We live in a rapidly changing world although we don’t always notice it as our lives unfold in the midst of these changes. Only when you think back, even only a few years, to a specific time and you compare how life was then, do you notice how different it is now. I had this epiphany when I worked on the new revised edition of Evaluating Environment in International Development. The book was originally published in 2014—only seven years ago—so I was somewhat surprised and distinctly pleased when the publisher approached me for an update. At the time of its publishing, the book had been quite unique in its specific focus on how evaluation of international development programs incorporated the environment. Since then, the need for evaluating the results and effectiveness of environmental interventions has only grown.
As I started updating the work, I realized how much had happened in the intervening years. Today there is hardly anyone who doesn’t recognize global environmental degradation as a terrifying problem affecting our future and the future of coming generations. Climate change, in the words of the UN Secretary-General António Guterres, has become the defining issue of our time. Greta Thunberg, the young Swedish activist, is now a recognized leader of a movement calling for urgent action to halt climate change, perhaps reflecting the fact that a large share of kids in Sweden and elsewhere suffer from what has been termed climate anxiety. The effects of climate change are increasingly undeniable, with unprecedented wildfires raging from Australia to the Pantanal, from Siberia to California; and fierce hurricanes and typhoons battering coastlines of the Atlantic, Pacific and Indian Oceans.
While the human and financial costs of these disasters skyrocket, we are losing more biodiversity than ever since the mass extinctions before humans inhabited the planet. Climate change contributes to this devastation, but the root causes of biodiversity loss are in human activity that destroys habitats through deforestation, agricultural expansion, extensive animal husbandry, mining and natural resource extraction, and urbanization. These same forces that have brought us in ever closer communion with non-human animals, have brought us the COVID-19 pandemic, caused by a zoonotic virus that has spilled over to humans. We also face a third environmental crisis, that of pollution and waste that threatens both human and ecosystem health, not least the living ocean. We need to know how best to tackle these existential problems informed by evaluative evidence.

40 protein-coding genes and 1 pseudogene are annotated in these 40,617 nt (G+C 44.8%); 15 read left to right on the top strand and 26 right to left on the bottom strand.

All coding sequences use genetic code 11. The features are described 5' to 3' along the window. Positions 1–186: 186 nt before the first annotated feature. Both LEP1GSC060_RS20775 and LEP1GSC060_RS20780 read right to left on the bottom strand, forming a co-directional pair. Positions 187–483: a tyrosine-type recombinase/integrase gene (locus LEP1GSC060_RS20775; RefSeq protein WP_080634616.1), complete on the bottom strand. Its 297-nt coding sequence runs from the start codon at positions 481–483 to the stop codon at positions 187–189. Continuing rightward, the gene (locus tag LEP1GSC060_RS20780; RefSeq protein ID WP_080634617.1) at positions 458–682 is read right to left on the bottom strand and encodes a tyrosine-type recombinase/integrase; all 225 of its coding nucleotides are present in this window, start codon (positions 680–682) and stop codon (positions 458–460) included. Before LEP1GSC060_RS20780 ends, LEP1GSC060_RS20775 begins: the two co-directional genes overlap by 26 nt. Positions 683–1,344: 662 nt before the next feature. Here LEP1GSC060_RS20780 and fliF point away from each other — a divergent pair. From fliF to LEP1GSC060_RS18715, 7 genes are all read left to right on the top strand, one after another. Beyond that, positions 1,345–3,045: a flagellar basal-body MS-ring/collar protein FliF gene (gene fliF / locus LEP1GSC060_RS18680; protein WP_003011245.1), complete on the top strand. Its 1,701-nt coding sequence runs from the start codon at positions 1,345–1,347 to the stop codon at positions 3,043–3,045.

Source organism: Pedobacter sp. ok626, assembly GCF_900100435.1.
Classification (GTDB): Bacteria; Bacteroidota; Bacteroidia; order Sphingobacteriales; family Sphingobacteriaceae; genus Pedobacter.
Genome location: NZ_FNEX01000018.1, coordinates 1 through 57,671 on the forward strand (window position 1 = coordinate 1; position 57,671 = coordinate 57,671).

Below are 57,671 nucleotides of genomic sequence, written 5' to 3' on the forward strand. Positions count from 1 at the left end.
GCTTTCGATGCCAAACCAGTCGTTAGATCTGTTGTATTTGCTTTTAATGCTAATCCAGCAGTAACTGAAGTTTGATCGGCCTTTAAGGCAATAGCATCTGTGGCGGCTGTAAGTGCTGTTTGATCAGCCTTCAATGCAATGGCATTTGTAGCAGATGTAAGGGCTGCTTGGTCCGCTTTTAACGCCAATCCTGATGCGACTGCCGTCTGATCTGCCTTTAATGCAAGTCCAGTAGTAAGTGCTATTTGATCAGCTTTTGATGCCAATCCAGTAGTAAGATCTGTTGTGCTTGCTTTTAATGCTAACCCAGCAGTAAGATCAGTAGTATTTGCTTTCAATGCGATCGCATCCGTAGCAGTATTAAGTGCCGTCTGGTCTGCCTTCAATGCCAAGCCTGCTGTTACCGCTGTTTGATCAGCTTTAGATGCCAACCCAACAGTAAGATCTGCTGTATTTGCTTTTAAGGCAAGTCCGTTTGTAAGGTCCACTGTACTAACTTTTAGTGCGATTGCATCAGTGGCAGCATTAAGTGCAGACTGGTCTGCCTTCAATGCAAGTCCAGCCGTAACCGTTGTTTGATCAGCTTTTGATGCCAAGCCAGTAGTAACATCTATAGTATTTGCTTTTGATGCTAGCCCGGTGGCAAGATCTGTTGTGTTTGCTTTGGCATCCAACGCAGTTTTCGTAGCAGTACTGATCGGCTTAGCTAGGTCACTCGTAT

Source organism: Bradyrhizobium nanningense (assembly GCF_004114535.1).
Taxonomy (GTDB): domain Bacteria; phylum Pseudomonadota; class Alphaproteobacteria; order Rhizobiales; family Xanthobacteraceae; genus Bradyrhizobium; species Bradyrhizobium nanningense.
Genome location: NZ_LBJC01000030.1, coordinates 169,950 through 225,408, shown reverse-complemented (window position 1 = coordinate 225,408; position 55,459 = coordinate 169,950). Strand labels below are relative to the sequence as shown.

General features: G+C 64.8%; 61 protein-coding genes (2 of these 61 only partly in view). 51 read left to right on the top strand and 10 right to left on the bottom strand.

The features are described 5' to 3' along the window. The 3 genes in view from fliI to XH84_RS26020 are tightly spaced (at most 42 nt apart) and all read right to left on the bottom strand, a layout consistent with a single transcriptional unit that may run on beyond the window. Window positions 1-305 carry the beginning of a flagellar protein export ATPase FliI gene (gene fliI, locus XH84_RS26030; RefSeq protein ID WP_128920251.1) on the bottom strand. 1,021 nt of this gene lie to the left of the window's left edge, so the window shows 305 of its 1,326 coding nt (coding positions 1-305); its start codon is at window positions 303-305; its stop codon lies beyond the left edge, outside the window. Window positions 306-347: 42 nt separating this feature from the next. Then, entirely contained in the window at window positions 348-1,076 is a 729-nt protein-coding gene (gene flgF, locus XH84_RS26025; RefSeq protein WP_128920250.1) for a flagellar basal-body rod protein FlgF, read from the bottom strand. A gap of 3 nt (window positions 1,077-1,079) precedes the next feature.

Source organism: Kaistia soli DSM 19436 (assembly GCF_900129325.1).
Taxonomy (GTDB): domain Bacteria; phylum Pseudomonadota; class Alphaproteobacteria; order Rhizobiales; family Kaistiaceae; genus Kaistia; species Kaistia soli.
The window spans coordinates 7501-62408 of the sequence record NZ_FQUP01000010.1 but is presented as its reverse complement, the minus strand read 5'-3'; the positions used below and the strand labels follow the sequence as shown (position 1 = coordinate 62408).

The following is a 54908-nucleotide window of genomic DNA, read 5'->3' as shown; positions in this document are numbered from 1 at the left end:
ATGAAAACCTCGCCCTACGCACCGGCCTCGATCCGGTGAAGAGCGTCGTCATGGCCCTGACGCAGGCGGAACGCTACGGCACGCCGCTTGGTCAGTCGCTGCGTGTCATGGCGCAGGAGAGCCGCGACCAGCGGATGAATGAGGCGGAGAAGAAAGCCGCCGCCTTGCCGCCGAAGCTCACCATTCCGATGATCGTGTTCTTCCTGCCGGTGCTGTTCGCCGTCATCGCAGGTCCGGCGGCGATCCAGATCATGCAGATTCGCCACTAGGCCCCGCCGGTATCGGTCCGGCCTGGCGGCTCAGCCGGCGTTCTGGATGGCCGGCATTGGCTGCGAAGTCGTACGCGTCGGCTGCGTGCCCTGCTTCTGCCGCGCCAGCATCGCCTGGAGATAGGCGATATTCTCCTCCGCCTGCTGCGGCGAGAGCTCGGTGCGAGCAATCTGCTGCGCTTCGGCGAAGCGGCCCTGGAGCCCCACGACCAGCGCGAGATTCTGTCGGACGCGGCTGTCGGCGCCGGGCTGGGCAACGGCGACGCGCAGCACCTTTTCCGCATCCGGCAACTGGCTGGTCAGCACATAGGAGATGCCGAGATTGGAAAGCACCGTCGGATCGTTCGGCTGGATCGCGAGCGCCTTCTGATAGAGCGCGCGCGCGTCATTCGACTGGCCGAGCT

The good news is that there has been an awakening, of sorts. Many important milestones have been reached since the publication of the original book. The Paris Climate Agreement has been ratified by a vast majority of countries in the world. The Sendai Framework was created to galvanize action for disaster risk reduction, acknowledging that climate change is one of the main drivers. And then there are the Sustainable Development Goals that recognize that development must balance the social, environmental, and economic to produce positive outcomes for the people, planet and prosperity. These are all great initiatives but without implementation, without true commitment by all sectors of society, they will add up to too little too late. We see positive signs of real change. Countries have set targets for reaching carbon neutrality at specific dates: the United States in 2050, China a decade later. Enlightened business leaders have understood that there are no profits to be made on a devastated planet. Renewable energy is becoming increasingly competitive and major car makers have set timetables to phase out the internal combustion engine.